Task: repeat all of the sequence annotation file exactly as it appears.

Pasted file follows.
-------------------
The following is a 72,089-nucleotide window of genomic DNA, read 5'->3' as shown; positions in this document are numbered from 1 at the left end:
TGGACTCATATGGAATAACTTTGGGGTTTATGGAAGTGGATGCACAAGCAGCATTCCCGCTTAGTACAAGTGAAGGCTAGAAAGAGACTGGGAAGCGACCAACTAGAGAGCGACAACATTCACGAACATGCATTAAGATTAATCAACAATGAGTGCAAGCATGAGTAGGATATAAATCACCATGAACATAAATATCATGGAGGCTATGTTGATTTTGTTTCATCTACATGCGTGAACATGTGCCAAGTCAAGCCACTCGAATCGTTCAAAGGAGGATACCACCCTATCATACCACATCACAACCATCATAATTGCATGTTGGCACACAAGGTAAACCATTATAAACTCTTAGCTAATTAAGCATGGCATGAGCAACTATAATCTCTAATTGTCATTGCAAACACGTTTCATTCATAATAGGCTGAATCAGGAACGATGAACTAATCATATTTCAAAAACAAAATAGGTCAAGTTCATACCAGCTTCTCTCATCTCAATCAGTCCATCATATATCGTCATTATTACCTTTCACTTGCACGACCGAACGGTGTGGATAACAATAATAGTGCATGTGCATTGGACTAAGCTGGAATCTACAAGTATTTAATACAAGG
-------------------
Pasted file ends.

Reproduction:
The following is a 72,089-nucleotide window of genomic DNA, read 5'->3' as shown; positions in this document are numbered from 1 at the left end:
TGGACTCATATGGAATAACTTTGGGGTTTATGGAAGTGGATGCACAAGCAGCATTCCCGCTTAGTACAAGTGAAGGCTAGAAAGAGACTGGGAAGCGACCAACTAGAGAGCGACAACATTCACGAACATGCATTAAGATTAATCAACAATGAGTGCAAGCATGAGTAGGATATAAATCACCATGAACATAAATATCATGGAGGCTATGTTGATTTTGTTTCATCTACATGCGTGAACATGTGCCAAGTCAAGCCACTCGAATCGTTCAAAGGAGGATACCACCCTATCATACCACATCACAACCATCATAATTGCATGTTGGCACACAAGGTAAACCATTATAAACTCTTAGCTAATTAAGCATGGCATGAGCAACTATAATCTCTAATTGTCATTGCAAACACGTTTCATTCATAATAGGCTGAATCAGGAACGATGAACTAATCATATTTCAAAAACAAAATAGGTCAAGTTCATACCAGCTTCTCTCATCTCAATCAGTCCATCATATATCGTCATTATTACCTTTCACTTGCACGACCGAACGGTGTGGATAACAATAATAGTGCATGTGCATTGGACTAAGCTGGAATCTACAAGTATTTAATACAAGG